Understanding the attitude and habits of drivers can help mitigating animal-vehicle collisions - Our new paper in Journal of Environmental Management


Our new paper by Sándor Borza and Laura Godó has recently been accepted in Journal of Environmental Management.

Borza, S. & Godó, L., Valkó, O., Végvári, Z., Deák B. (2023): Better safe than sorry – Understanding the attitude and habits of drivers can help mitigating animal-vehicle collisions. Journal of Environmental Management 339: 117917. https://doi.org/10.1016/j.jenvman.2023.117917 [IF2021: 8.910]

The paper is open access and can be downloaded freely from here.

One of the most important ecological impacts of roads is the fragmentation of natural habitats, which makes collisions with vehicles a significant threat to wildlife. The aim of our research was to understand the human factors behind animal-vehicle collisions through a large sample questionnaire survey. A total of 2,123 people completed the questionnaire, which is an outstanding number. Our results show that almost half of all drivers have had at least one collision with an animal. The graphical abstract below summarises the main message of the article.

The graph shows how many animals from each group respondents have hit in their lifetime. The colours mean: green - not hit; grey - can't remember if hit; yellow - hit once; red - hit more than once. It can be seen that there is a significant proportion of grey area for reptiles, amphibians, and small mammals, meaning that many people did not remember or were not sure whether they had hit an animal in that category. This is because members of these groups are small, move at ground level and often move at night, even in rainy weather. These all make detection difficult. Furthermore, because they do not pose a serious road safety risk or cause damage to the vehicle, they are more forgettable when hit, as opposed to, for example, a songbird loudly hitting the windscreen or a pet animal that may be more memorable if hit because of the emotional attachment.

We found that male drivers, those who drive long distances per year, and those who use secondary roads most often and drive large vehicles such as buses or trucks, are more likely to be involved in collisions with animals during their lifetime. Previous studies have shown that men and women drive differently and have very different attitudes to rules and restrictions in many ways, which affects the number of accidents, including animal-vehicle collisions. Unfortunately, it can be said that if you travel a lot, sooner or later you will hit an animal. With regard to road types, while primary roads are mostly protected by fences and wildlife crossings, this is not the case for secondary roads. However, it is worth noting that fences do not provide 100% protection, but can give people a false sense of security. Even on sections protected by fences, you should always be aware of animals wandering onto the road! In addition to having a larger impact surface, large vehicles are much less manoeuvrable safely to avoid a collision. These two factors together significantly increase the likelihood of an animal being hit.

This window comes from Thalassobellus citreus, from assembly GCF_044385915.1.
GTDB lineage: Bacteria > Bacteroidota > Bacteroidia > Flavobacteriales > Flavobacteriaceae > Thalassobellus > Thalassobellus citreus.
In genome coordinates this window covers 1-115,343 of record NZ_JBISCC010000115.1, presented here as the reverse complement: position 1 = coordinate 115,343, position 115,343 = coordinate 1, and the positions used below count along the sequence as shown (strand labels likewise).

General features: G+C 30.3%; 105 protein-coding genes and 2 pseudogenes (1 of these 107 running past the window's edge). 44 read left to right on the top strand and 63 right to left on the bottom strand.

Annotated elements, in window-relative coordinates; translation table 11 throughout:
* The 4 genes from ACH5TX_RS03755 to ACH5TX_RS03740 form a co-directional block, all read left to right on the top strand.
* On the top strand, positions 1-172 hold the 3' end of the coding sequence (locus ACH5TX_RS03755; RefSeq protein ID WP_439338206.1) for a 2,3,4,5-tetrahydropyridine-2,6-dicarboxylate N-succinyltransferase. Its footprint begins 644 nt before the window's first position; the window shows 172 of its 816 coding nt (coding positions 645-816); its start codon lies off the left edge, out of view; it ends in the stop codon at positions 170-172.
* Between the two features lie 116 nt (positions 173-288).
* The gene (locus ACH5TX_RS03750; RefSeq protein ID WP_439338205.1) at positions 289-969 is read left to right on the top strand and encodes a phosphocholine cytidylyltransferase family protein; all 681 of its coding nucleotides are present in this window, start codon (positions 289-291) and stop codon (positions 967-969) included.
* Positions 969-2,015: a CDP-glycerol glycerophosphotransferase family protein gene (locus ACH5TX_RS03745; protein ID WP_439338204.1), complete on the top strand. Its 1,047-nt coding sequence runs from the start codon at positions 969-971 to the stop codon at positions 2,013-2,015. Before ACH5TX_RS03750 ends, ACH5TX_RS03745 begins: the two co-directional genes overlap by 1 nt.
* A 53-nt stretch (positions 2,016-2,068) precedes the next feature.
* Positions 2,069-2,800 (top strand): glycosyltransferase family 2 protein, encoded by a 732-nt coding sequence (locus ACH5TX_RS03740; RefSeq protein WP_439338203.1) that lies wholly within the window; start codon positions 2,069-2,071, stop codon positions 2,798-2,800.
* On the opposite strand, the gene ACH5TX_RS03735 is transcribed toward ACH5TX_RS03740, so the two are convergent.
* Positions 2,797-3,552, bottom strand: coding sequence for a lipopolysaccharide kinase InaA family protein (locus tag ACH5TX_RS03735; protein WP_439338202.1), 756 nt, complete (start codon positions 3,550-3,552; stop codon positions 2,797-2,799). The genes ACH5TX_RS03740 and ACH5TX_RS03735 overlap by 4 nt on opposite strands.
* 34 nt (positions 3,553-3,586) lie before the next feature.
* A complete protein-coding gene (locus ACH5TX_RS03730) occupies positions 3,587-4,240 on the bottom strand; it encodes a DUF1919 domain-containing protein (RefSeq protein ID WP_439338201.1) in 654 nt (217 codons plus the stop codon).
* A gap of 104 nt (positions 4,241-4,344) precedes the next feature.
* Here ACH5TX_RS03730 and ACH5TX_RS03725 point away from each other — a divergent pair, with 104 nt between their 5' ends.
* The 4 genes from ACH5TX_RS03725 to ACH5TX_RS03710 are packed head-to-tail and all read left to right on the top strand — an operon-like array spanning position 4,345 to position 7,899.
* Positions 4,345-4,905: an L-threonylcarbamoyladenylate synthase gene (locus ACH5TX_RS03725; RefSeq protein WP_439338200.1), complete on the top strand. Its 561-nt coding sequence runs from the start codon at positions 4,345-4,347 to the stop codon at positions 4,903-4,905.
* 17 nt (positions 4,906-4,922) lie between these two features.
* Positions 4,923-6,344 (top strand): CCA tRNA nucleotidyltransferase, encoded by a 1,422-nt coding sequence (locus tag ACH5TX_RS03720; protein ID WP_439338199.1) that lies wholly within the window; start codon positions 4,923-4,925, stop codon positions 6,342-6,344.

Drivers' attitudes towards the importance of nature conservation and road safety in relation to animal-vehicle collisions were significantly influenced by whether they had ever been involved in a hit-and-run accident in their lives. Our results showed that people were sensitised by the sight of animals being hit and felt it was important to reduce the number of hits. A very large number of drivers, 797 in total, wrote a list of things they thought were useful in preventing collisions in their own words. Most of them suggested the installation of physical protection (fences and wildlife barriers).

A practical tip: if it is impossible to avoid a collision, the safest thing to do is to brake and keep the vehicle straight, rather than catching the steering wheel. Unfortunately, the natural avoidance mechanism makes this difficult to do, but it is not impossible and it makes a big difference to get out of the incident unscathed.